Probiotics are regular habitants of the gastrointestinal tract of both humans and animals [121,122], and they can regulate the composition of intestinal microbiota and inhibit the excessive proliferation of harmful bacteria, which may contribute to decreased oxidative stress. Lactobacillus and Bifidobacterium, the most common probiotic species, producing lactic acid, acetic acid, and propionic acid, can lower the intestinal pH and suppress the growth of various pathogenic bacteria to keep the balance of the gut flora [123,124].

Lactobacillus rhamnosus GG, which has been shown to secrete a low-molecular-weight compound, can inhibit a broad spectrum of gram-positive, gram-negative, and anaerobic bacteria [125]. Additionally, for specific probiotic strains, the production of various substances such as organic acids, bacteriocins, and biosurfactants, are toxic to pathogenic microorganisms [126].

Moreover, gut microbes influence the metabolism of cells in tissues outside of the intestines, such as liver and adipose tissue, and thereby modulate lipid and glucose homeostasis, as well as systemic inflammation, in the host [127]. Recently, Qiao and colleagues have reported that the alterations of gut microbiota in high-fat diet (HFD)-fed mice was strongly linked to oxidative stress [128]. The changes in intestinal microbiota following HFD could promote metabolic endotoxemia and trigger metabolic disorders, including obesity and oxidative stress [127].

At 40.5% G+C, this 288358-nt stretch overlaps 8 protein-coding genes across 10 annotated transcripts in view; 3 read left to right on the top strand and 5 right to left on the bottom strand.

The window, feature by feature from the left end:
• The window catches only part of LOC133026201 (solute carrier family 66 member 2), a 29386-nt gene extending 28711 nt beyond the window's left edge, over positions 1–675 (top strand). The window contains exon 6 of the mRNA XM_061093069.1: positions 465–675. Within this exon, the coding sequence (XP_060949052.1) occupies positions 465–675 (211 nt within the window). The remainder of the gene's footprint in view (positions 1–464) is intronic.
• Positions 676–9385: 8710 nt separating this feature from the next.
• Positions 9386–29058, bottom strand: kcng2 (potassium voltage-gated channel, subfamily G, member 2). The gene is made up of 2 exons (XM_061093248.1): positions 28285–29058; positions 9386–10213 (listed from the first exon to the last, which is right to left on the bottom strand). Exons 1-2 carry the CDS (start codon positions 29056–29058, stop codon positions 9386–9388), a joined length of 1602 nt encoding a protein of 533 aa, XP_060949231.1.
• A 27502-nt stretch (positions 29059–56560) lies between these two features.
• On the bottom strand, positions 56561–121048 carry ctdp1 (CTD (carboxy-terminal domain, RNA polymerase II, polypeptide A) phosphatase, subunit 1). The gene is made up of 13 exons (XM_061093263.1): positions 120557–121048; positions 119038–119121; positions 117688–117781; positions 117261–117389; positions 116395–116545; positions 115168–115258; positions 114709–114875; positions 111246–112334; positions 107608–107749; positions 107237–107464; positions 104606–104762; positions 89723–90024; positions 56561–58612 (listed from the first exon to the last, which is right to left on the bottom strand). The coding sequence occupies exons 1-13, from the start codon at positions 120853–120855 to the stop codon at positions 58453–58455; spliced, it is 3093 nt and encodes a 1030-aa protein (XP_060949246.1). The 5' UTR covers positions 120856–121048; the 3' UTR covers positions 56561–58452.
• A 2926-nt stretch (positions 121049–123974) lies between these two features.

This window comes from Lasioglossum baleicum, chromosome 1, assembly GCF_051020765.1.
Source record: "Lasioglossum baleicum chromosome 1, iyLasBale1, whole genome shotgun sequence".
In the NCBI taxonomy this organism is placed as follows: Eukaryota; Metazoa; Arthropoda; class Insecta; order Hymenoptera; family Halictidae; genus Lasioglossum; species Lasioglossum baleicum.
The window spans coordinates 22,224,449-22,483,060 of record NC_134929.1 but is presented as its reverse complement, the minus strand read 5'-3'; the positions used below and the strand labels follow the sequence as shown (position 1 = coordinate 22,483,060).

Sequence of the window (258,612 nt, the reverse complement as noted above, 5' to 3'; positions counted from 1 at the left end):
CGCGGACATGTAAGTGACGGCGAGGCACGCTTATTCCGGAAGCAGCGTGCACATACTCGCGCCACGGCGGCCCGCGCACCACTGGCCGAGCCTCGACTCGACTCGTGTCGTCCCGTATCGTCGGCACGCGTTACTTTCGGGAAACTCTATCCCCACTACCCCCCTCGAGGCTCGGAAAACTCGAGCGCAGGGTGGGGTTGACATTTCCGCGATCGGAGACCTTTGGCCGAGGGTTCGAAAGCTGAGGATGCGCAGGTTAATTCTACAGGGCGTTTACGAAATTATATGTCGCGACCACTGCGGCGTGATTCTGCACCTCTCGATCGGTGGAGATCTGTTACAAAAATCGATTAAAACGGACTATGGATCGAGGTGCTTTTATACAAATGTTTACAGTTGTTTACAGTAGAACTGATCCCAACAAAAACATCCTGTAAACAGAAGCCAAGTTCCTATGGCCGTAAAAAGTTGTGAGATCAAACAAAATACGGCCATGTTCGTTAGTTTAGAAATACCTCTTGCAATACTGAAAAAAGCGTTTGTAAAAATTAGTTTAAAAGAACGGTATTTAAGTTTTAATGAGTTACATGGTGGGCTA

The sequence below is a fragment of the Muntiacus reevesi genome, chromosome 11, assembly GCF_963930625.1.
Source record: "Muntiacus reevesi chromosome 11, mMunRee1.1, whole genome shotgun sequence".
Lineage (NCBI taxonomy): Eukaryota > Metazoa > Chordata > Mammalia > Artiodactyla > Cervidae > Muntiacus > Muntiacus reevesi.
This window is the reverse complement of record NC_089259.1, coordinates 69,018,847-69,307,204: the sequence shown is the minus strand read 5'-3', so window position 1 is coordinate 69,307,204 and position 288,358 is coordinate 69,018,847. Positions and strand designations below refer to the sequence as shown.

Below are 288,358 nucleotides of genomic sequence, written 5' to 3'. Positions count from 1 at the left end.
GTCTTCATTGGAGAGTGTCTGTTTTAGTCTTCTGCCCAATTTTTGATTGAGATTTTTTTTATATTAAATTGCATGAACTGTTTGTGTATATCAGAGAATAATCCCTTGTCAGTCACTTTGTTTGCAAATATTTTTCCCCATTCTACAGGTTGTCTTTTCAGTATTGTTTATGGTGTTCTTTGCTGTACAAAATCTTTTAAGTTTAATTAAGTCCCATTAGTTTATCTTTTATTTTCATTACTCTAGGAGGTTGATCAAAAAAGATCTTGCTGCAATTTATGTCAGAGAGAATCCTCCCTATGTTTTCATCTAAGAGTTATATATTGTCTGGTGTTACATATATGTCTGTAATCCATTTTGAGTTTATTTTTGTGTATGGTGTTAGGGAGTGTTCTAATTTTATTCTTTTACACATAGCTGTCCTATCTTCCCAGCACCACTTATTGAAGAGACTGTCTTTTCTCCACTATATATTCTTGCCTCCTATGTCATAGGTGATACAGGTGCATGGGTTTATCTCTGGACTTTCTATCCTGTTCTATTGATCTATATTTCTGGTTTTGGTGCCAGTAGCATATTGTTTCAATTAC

According to the research of Xin and colleagues, Lactobacillus johnsonii BS15 attenuated the HFD-induced oxidative stress of mice and change the Firmicutes/Bacteroidetes of gut microbiota [129]. Furthermore, supplementation of Lactobacillus curvatus HY7601 and Lactobacillus plantarum KY1032 in HFD-fed obese mice also induced gut microbial changes [130].

Everard and colleagues found that Saccharomyces boulardii reduce inflammation and fat mass in obese and type 2 diabetic mice. The effects of Saccharomyces boulardii on the host metabolism were associated with the dramatic changes in the gut microbial composition [131].

In a very recent study, in parallel with the improved intestinal endotoxemia, probiotic supplementation consisting of Bifidobacterium infantis, Lactobacillus acidopilus, and Bacillus cereus, increased the levels of these anaerobic bacteria but decreased the abundance of Escherichia coli and Enterococcus in the fecal sample of rats fed a high-sugar and high-fat diet [132].

reference link: https://www.ncbi.nlm.nih.gov/pmc/articles/PMC5452251/


More information: Gabriel V. Pereira et al. Degradation of complex arabinoxylans by human colonic Bacteroidetes, Nature Communications (2021). DOI: 10.1038/s41467-020-20737-5